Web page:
I bring this up because we need to look at the record of governments; that cannot just be dismissed. Under the incredible leadership of George Lekakis the VMC is the most independent commission we have ever had. Let us look at its achievements, because the proof is in the pudding. When we came to power in 1999 organisational funding was $700 000. We increased that funding each year to more than $4 million at the time when we lost government, which is a more than 600 per cent increase in organisational funding alone. I am not talking about the ethnic precinct funding, which was $4 million in the past year. We had made a promise of another $12 million if we came back to government, but that is history now. Let us look at the figures and at the achievements. Labor can walk tall so far as its achievements in multiculturalism are concerned, and members of the current government should not try to diminish that.

The bill will mean nothing if we do not address the concerns of the community. As I mentioned, the $4 million is nothing, because the VMC is part of the Department of Planning and Community Development, which dishes out more than $400 million a year to the wider community, of which the VMC receives only a miserable 1 per cent.

Artistic groups in my community and throughout Melbourne and Victoria cannot get any money, whether they be an elderly Turkish group that performs classical dance on stage or a Chinese operatic group or other groups that want to apply for small amounts of funding to, for example, get costumes so they can dance in their national dress. If they go to the VMC, they are told, ‘We don’t have money for that kind of thing. Go to the arts ministry’. That ministry says, ‘No, you are migrants. You are multicultural. You should go to the VMC’. So they end up with nothing. These people ask me, ‘Why is it that we fund the opera, the ballet and the symphony orchestra to the tune of millions and millions of dollars? Why are the rich getting richer and being subsidised with millions of dollars?’. My groups cannot even get money for their costumes. They pay the same taxes, and when they are older they want to have the satisfaction of reviving their culture. That is the kind of issue the minister needs to address.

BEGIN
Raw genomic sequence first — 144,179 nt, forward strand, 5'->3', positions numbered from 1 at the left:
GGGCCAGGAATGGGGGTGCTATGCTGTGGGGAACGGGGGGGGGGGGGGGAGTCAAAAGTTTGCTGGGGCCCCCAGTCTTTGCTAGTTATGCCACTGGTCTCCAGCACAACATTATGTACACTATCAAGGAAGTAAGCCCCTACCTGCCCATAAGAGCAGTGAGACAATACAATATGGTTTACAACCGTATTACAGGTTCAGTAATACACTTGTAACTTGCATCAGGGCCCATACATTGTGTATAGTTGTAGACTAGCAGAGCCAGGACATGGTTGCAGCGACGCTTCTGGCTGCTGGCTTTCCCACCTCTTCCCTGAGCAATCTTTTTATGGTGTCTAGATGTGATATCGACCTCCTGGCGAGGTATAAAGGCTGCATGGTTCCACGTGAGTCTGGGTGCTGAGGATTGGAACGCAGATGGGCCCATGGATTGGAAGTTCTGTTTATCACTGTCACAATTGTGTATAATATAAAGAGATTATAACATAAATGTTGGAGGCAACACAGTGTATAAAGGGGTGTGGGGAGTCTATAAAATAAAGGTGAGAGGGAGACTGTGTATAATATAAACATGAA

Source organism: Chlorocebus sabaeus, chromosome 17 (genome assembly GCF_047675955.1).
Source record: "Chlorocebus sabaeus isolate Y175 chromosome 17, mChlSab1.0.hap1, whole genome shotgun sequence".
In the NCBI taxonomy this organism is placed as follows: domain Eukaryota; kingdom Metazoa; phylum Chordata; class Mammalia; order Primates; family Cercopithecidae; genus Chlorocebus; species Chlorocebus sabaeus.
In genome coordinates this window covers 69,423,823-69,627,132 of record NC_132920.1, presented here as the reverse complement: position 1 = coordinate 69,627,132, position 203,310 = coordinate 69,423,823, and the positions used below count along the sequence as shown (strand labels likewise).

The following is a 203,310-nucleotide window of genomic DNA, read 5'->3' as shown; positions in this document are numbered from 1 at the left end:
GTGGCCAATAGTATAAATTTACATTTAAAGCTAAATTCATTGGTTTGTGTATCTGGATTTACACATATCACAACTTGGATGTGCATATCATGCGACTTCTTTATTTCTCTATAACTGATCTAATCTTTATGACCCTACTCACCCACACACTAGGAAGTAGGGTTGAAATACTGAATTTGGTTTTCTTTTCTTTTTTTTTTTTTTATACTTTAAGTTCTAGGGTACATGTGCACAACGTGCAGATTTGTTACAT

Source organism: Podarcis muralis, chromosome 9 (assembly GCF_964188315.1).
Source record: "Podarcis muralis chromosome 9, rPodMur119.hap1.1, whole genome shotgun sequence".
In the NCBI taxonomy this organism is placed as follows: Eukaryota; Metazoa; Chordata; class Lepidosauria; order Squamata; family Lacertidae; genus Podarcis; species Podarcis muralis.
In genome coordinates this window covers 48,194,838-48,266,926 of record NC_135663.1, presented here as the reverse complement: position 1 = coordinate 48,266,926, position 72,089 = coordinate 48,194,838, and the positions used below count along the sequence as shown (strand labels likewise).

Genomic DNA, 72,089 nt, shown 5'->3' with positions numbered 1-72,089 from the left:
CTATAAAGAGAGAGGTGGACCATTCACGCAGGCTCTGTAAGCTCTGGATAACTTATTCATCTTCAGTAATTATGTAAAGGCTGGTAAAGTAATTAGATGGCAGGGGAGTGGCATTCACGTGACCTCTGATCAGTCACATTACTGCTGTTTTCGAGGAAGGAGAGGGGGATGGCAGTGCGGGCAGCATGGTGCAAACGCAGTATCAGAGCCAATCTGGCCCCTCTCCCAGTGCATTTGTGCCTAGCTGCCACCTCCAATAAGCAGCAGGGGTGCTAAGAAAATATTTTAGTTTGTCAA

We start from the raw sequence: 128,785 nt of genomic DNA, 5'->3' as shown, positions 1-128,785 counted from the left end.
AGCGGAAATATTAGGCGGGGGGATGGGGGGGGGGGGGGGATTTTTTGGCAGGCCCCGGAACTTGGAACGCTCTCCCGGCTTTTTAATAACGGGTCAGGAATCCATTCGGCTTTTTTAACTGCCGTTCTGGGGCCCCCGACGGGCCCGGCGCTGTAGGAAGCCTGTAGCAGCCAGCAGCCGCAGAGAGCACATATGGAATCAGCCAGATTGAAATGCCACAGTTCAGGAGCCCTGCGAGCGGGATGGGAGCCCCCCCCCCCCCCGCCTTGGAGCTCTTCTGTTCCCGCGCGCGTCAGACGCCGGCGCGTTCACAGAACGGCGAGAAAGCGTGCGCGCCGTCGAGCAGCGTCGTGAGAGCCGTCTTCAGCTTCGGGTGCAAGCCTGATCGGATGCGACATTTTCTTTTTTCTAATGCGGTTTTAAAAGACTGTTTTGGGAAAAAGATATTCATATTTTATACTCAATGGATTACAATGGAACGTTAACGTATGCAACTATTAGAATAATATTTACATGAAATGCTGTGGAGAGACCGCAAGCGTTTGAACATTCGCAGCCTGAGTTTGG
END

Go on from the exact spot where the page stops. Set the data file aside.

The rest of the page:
A previous speaker talked about the needs of newly arrived migrants, bearing in mind that Victoria takes 30 per cent of all migrants who come to this country. The attractiveness of Victoria as a multicultural centre is beyond question, and therefore unless in this new age we rise up to the challenge, the bill will mean nothing. I hope the minister takes these concerns into account, and that he responds meaningfully and effectively. I hope the bill fulfils the minister’s intent.